The next time you drive around the Court Square in Barbourville, Kentucky, please take notice of the old Magic Theatre's red, yellow and blue marquee. And know this: the marquee, which dates back to 1941, was nearly demolished just a few short months ago.
What brought the marquee to its near-extinction was the identification of serious structural issues and deterioration matters that contractors said were expensive to address.
This information in turn led building owners, Gary and Karen Campbell, who operate a Nationwide Insurance agency, to seriously consider the removal of the marquee.
Just in time, however, along came the Knox Historical Museum and its preservation-minded president, Michael C. Mills, which were soon joined by the GFWC Kentucky Barbourville Junior Woman's Study Club.
"The Junior Woman's Club gave us $5,000 to use on the project," Mills said, "of which we've spent roughly half of what the club gave us. . . and with the club's approval, we are looking for other projects in the downtown where we can make a difference and help preserve our downtown.
"I don’t mind being quoted. Our court square is running down badly. It needs a lot of attention. The old awnings, for example. They’ve got to be dealt with."
Mills then gave a rundown on what was done on the marquee project.
"The first thing we had to do - several people had told the owners they couldn't save it and it was going to fall down on the right side - was to secure the marquee and build some framework inside. So that was No. 1: to keep it from coming down and be safe and secure.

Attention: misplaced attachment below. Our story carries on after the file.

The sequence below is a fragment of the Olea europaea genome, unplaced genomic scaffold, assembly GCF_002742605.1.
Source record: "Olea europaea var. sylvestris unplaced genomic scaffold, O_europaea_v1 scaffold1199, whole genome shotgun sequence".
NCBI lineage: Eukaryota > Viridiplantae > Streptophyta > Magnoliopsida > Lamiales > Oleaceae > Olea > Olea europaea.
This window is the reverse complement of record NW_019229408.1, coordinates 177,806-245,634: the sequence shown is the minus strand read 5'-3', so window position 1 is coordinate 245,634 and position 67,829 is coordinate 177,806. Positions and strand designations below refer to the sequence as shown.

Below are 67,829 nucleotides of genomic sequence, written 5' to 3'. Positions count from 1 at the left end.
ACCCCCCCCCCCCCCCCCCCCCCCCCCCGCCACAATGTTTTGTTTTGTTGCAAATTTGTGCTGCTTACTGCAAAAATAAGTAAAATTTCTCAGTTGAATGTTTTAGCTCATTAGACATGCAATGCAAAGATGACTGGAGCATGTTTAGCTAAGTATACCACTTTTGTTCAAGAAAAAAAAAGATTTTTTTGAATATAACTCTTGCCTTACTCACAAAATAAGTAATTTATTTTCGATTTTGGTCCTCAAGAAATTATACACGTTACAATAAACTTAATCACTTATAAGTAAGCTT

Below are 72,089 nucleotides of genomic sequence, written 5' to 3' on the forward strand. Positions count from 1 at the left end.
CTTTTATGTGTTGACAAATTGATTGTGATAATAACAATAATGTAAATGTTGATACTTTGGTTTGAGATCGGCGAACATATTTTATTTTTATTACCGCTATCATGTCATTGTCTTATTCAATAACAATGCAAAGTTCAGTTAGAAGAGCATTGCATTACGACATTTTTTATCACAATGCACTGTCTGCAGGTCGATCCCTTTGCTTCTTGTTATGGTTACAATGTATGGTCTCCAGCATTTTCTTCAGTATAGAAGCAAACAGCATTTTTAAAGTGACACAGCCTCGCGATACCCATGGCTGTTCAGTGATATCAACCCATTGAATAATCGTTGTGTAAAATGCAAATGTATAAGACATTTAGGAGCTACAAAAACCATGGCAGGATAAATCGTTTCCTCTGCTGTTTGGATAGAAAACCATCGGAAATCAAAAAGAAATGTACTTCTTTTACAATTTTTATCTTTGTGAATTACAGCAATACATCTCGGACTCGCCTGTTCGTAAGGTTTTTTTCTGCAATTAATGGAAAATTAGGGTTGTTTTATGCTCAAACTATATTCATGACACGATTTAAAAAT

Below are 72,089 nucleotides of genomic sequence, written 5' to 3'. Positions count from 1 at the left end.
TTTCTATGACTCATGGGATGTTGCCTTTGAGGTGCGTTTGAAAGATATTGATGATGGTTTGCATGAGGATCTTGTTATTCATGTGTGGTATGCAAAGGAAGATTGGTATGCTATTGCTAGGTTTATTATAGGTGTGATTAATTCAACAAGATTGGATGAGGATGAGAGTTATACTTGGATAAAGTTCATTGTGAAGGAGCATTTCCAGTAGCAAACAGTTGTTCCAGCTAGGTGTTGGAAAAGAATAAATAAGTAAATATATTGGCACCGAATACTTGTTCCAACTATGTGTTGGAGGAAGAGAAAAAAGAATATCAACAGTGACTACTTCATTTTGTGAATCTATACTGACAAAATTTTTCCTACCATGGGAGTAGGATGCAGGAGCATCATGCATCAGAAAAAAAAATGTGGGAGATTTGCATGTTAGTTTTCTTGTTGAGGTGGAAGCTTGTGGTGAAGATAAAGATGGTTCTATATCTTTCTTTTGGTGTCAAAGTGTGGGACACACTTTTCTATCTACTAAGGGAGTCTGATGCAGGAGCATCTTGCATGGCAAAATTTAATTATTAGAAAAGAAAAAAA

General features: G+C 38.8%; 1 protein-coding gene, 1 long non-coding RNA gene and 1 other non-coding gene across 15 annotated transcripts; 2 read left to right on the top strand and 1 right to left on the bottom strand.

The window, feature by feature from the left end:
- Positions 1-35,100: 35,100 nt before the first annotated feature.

"The next big issue was to address a severe drainage issue, which we did with volunteer labor from Jim Smith who works with Keck's roofing company in Corbin. He installed a state of the art drainage system which has a shield that won't let garbage get in. This was donated."
Other volunteers on the project include Gary and Allen Leddington who did welding; Larry Mills and Harry Mays who did carpentry; and the Museum's 2nd Vice President Steve Valentine.
Mills also listed restoring and remounting the medallions or rings which hang down on all four corners of the marquee, but the biggest expense, he said, was the painting.
"Everything had to be totally stripped and cleaned, primed and then painted as close to the original colors that we could find through photographs and motion picture reels.
"Overall, we're pretty pleased with it. It looks good going around the square, but nobody seems to notice it but us. That's been the biggest disappointment.
"We hope to get the word out to everyone about the Magic Theatre marquee project and want to invite other individuals, clubs and organizations to join us and the Junior Study Club in helping preserve and beautify our downtown."